Chile’s congress approved tax increases as the government looks to fund free education from primary school to university, while the opposition accuses it of endangering 30 years of economic growth.
The bill, passed late yesterday, needs to be signed into law by President Michelle Bachelet, with the tax changes introduced gradually over the next four years.
The legislation seeks to raise $8.2 billion, or 3 percent of gross domestic product, through higher taxes on companies and the closure of loopholes for wealthy individuals. Bachelet says the revenue will fund spending on education and health care, helping to narrow inequality in Latin America’s wealthiest nation. The opposition says the prospect of higher taxes has contributed to a drop in investment and the weakest growth in five years.
“There is an enormous number of public policies that can become reality thanks to the approval of this reform,” Finance Minister Alberto Arenas told reporters. “This is a day for Chile to celebrate because we have given signals of stability and security.”
Chile has the highest level of income inequality in the 34-member Organization for Economic Co-operation and Development, according to a study released by the organization in March. Chile also has the fourth-highest level of relative poverty in the OECD area, the study showed.
“The tax reform is a fundamental tool to attack the structural inequality in Chile,” Bachelet said Aug. 28. “The idea is to level the field.”
Bachelet came to office on pledges to provide free education for all following three years of student protests that had brought hundreds of thousands onto the streets. The bill has coincided with a steep slowdown in growth.
The economy grew 1.9 percent in the second quarter from a year earlier, the slowest pace since the recession of 2009. Investment in machinery and equipment tumbled 21 percent from a year earlier, after dropping 19 percent in the previous quarter, when the economy grew 2.4 percent.
Felipe Larrain, finance minister in the previous administration of President Sebastian Pinera, who left office in March, blames the slowdown in part on the prospect of higher taxes.
“There were far less harmful ways of raising the money,” Larrain said Aug. 6. “What was introduced to the country is a badly elaborated project full of mistakes.”
Chile has enjoyed economic growth averaging 5.4 percent over the past 30 years with some of the lowest corporate tax rates in the OECD.
The country raises the equivalent of 7.5 percent of its GDP through corporate and income taxes, compared with the 11.3 percent average for the OECD, according to data from the organization and the United Nation’s Latin American unit, or Eclac.
The tax increases approved yesterday will raise revenue by 2.5 percent of GDP, while measures to reduce evasion will collect an additional 0.5 percent.
The new system will be complicated to implement, said Eduardo Vargas, partner of the tax group of Deloitte Chile´s Financial Industry.
Unable to reach an agreement over the tax changes, the government and the opposition on July 8 agreed to create two parallel systems. Companies can chose between paying higher rates with discounts for reinvesting profits, or lower rates and no discount.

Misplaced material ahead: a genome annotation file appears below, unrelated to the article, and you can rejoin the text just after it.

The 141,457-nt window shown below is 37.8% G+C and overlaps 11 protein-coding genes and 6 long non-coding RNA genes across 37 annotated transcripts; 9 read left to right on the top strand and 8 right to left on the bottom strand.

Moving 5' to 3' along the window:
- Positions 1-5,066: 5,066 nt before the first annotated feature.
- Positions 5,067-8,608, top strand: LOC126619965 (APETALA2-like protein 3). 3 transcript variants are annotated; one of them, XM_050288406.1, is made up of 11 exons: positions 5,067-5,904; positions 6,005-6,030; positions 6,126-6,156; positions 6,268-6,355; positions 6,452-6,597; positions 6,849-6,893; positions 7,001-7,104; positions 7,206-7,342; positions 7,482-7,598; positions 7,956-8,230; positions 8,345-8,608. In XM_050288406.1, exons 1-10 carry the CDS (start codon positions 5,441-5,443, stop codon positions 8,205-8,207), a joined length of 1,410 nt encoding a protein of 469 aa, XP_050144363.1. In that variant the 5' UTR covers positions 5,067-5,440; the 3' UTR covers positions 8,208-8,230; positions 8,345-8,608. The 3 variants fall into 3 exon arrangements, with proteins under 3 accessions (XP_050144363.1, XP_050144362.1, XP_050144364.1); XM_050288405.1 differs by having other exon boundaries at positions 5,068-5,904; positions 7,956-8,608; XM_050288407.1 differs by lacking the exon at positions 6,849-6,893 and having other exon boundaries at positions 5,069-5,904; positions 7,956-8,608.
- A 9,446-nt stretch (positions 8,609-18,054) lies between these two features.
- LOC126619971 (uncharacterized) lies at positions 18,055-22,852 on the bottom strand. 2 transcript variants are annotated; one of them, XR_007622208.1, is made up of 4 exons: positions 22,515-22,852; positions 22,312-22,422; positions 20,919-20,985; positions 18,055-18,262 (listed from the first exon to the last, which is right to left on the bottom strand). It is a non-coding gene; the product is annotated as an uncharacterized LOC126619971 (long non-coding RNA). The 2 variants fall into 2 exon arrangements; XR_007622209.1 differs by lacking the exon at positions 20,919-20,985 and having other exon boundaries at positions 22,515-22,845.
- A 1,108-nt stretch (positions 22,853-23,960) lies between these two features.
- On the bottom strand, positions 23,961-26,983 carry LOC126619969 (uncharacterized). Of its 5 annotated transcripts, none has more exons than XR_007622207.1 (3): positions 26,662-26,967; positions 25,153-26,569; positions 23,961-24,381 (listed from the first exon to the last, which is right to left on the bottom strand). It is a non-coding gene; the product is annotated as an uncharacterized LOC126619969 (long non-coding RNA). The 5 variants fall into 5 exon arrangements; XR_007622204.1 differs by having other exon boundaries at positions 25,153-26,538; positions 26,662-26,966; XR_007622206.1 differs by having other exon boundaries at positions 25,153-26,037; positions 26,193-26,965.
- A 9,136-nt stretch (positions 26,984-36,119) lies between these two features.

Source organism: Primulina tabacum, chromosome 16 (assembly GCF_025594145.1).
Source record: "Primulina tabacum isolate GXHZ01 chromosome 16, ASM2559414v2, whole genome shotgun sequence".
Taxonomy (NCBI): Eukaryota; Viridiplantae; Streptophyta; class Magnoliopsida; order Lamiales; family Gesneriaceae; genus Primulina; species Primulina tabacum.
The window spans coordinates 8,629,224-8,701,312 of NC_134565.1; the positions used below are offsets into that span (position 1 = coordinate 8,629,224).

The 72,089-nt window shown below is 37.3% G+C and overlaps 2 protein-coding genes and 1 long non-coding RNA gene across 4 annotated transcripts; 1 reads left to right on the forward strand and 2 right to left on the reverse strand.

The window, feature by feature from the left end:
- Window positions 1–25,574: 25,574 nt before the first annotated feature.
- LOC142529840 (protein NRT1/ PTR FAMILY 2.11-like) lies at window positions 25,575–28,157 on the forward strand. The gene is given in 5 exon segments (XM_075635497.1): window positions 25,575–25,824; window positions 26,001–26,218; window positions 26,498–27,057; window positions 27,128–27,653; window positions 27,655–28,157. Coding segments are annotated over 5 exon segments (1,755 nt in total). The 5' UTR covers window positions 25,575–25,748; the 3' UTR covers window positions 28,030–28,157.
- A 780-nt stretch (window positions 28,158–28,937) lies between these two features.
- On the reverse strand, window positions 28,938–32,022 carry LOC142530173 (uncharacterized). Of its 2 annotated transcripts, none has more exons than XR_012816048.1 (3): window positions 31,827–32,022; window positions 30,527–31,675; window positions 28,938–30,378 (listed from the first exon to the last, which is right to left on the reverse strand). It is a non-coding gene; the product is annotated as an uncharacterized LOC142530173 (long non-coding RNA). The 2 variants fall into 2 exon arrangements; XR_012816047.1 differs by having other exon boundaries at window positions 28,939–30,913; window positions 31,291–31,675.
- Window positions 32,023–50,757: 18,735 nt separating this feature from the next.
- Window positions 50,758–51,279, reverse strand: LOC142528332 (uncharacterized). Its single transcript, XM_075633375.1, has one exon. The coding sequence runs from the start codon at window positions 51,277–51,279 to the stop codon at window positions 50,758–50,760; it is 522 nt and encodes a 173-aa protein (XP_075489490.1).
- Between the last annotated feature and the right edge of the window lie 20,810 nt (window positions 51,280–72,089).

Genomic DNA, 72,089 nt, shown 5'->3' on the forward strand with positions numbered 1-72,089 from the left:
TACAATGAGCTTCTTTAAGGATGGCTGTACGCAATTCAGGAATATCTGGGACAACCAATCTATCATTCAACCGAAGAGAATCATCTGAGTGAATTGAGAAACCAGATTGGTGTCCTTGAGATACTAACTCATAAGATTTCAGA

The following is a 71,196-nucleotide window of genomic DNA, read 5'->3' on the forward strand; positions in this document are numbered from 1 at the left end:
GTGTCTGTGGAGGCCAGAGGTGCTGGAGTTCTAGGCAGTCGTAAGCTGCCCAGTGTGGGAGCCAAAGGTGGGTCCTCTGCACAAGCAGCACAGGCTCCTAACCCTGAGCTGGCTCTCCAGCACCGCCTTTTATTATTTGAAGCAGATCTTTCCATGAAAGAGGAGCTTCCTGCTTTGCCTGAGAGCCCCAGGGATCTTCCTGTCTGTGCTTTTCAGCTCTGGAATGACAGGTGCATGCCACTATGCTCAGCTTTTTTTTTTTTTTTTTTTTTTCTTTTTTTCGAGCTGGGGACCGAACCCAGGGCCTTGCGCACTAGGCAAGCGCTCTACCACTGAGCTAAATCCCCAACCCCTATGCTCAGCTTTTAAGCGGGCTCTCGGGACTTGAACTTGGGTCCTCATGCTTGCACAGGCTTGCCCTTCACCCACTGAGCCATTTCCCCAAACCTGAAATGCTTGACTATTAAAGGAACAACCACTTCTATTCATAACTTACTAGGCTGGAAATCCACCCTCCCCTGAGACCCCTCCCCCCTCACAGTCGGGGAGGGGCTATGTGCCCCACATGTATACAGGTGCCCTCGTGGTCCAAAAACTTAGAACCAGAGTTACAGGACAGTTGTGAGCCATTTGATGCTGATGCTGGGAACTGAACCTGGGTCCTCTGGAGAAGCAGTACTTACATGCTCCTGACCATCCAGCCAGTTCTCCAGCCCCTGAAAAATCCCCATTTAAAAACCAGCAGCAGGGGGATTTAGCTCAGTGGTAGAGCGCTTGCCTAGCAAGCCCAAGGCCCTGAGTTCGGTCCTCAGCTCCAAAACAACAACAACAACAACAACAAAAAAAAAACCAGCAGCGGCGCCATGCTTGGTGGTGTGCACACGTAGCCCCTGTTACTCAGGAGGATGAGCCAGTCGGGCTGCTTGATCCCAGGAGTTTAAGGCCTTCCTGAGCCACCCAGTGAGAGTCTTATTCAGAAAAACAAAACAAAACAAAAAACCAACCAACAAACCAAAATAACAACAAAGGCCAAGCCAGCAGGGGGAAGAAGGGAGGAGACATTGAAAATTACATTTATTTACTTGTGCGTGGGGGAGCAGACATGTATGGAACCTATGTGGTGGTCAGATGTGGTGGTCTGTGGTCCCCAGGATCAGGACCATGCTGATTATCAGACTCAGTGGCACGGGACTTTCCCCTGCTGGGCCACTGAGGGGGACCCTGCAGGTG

“If there is something this reform doesn’t accomplish, it is making the tax system simple, and that is what tax systems look for,” said Vargas by phone from Santiago. “Companies will have to assign more money to comply with the new obligations.”
Companies will be able to pay a corporate rate of 25 percent, plus 10 percent in income tax for shareholders, or 27 percent and higher income taxes, with the right to discount some earnings that are reinvested. The current corporate tax rate is 20 percent, with an additional maximum of 20 percent in income tax for shareholders.
The tax changes also remove one feature that is unique to Chile. Under the current tax code, companies can roll over earnings in an account called the Taxable Profit Fund, known by its initials in Spanish as FUT, without paying taxes. Chilean companies held about $270 billion in FUTs at the end of 2012, according to the tax regulator, equivalent to the country’s GDP.
Eliminating the FUT will reduce the growth rate by one percentage point and cut investment by 3.5 percent of GDP, according to a study done by Larrain and two other economists in May.
The introduction of the system during the dictatorship of Augusto Pinochet helped double the investment rate to 24.5 percent in 1988 from 11.9 percent in 1983, according to the International Monetary Fund.
The government says the FUT helps people elude taxes.
“We are closing the FUT which was a well-known source of potential evasion, bad practices and abuses in our tax system,” Finance Minister Alberto Arenas on Aug. 19.
The tax debate has been overshadowed by the economic slowdown. On Sept. 3 the central bank cut its growth forecast for this year for the fourth consecutive quarter. GDP will expand 1.75 percent to 2.25 percent, compared with the previous estimate of 2.5 percent to 3.5 percent, policy makers estimate.
The government has cut its 2014 growth forecast twice this year to 3.2 percent, citing a steep slowdown in domestic demand. Pinera’s administration had forecast growth of 4.9 percent for the year.
“This reform brings good news to the middle class, to small companies, and creates incentives for savings and investment,” Arenas said yesterday. “It is an historic moment.”